These are the MT Foundation, Free State; Coastal Resources Centre, Eastern Cape; Sinqobile Kingdom Empowerment, Mpumalanga; Community Carers Agency and Voice for the Voiceless, Western Cape; KwaZulu Development and Business Information Centre and Trans Hope (Kwa Zulu Natal); Lithsani Vhana-De Foundation, Mara Victim Empowerment Centre, Limpopo; Mankweng Community Law Advice office, Limpopo and the Dorcas Page Foundation, Gauteng.
Their work includes dispelling myths around taking vaccinations; lobbying to ensure that documentation required will not prevent women, especially migrants and refugees; sex workers and gender non- conforming people does not prevent them from being vaccinated; upskilling community workers and including them in healthcare campaigns, and ensuring the safety of all those seeking health services.
“WVL-SA calls on the government to generate and share sex disaggregated data on the vaccine roll out, ensure that there is a constant supply of the vaccines, prioritise care givers such as civil society workers, care givers and people with chronic illnesses and to also ensure that this reaches the most marginalised communities, especially migrant women and women living in rural areas,” said WVL Grants Coordinator Nomthandazo Mankazana Mokoa.
Speaking at a cyber dialogue on feminist perspectives of vaccine roll out convened by WVL-SA last month, Deputy minister Department of Women, Youth and Disabilities in the Presidency, acknowledged the slow roll out but said: “What is critical is that our people must take up the opportunity to be vaccinated.” She said vaccine hesitancy is highest among youth aged 18-25 years. This is critical for the next phase of the vaccine roll out, especially as new variants are more predominant among the youth.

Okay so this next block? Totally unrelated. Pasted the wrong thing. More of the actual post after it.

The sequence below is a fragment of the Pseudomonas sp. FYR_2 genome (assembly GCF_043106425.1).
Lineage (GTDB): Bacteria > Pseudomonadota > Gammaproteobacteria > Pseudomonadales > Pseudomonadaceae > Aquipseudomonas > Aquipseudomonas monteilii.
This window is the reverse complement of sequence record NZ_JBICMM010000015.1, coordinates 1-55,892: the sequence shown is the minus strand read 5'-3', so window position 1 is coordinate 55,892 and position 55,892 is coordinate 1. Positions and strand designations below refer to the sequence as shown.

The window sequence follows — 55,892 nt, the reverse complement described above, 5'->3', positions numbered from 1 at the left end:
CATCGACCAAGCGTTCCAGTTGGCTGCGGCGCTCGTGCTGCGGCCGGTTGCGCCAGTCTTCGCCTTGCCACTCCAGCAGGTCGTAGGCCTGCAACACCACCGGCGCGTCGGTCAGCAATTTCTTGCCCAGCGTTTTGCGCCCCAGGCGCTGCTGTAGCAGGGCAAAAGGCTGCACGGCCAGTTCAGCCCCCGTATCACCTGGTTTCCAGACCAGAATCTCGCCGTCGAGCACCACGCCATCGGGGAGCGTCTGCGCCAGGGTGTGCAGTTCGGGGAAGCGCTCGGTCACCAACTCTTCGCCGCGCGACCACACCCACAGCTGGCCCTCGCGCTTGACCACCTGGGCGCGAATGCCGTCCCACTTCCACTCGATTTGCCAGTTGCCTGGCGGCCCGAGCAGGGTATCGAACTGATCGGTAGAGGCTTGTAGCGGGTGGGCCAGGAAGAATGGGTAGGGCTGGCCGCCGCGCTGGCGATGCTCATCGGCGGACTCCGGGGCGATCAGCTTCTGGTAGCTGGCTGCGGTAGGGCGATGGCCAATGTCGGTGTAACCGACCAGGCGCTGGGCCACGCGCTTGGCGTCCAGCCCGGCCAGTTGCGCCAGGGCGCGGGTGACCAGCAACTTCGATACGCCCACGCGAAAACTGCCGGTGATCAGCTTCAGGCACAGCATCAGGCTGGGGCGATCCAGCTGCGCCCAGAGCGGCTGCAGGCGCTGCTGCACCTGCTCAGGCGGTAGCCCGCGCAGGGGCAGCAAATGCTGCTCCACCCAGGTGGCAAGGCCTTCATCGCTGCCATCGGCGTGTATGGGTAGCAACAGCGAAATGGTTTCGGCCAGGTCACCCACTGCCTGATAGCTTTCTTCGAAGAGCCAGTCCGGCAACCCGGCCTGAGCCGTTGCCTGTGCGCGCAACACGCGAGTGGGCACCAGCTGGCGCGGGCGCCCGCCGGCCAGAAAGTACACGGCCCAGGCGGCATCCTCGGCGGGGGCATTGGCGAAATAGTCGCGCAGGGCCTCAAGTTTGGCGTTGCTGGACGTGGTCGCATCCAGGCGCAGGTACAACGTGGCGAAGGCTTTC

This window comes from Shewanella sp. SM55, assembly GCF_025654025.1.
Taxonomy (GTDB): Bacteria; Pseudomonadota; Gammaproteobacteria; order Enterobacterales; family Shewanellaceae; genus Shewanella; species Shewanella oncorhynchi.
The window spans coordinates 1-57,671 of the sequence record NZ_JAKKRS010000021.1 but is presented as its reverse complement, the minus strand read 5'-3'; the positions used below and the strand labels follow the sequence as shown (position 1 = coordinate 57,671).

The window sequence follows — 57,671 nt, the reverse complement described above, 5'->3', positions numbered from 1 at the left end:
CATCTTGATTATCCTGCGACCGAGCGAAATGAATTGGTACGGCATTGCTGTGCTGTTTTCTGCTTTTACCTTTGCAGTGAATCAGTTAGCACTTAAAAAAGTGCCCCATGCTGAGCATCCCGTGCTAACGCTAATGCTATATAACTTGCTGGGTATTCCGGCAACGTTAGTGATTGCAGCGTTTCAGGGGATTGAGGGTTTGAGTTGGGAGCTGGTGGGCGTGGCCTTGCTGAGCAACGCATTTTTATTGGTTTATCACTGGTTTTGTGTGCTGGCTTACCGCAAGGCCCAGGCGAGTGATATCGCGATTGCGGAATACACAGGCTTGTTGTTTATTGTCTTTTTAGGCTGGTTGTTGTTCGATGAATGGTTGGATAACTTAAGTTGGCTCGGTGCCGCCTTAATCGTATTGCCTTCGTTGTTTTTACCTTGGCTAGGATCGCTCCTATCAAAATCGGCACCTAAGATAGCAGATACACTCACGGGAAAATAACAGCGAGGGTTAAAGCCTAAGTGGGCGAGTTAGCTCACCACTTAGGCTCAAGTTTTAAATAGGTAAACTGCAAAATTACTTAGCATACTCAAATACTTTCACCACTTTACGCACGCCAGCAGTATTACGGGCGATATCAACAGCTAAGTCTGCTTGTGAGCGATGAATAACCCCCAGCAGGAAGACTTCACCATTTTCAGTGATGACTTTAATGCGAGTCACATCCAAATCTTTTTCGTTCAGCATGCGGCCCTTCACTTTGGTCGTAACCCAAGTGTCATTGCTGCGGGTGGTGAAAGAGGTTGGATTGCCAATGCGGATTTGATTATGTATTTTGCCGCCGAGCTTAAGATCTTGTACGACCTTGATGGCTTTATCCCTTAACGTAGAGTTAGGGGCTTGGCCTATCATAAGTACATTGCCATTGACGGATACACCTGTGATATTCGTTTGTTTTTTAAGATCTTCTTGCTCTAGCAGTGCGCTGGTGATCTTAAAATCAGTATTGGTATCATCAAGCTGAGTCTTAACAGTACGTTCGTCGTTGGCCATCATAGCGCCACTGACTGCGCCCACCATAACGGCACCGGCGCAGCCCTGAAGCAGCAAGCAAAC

Maaza Seyoum from the Peoples Vaccine Alliance called on all civil society organisations to join the campaign for ending “vaccine apartheid.” Susan Tolmay, one of the authors of this year’s #VoiceandChoice Barometer, noted that only 7% of the world’s population have been fully vaccinated. This varies from 45% in the US and UK to less than one per percent in middle to low-income countries including South Africa.
“Global vaccine apartheid is real,” Lowe-Morna said. “South Africa, which should understand apartheid better than any country in the world, is unique in having procured all the vaccines it needs to fight back this deadly pandemic. It is the roll out programme that needs a shot in the arm – literally and figuratively,” she added.
For more information, please contact the Grants coordinator, Nomthandazo Mankazana on 073 920 2165 or 082 560 0066. Presentations on feminist perspectives on the vaccine rollout can be accessed on the community of practice forum.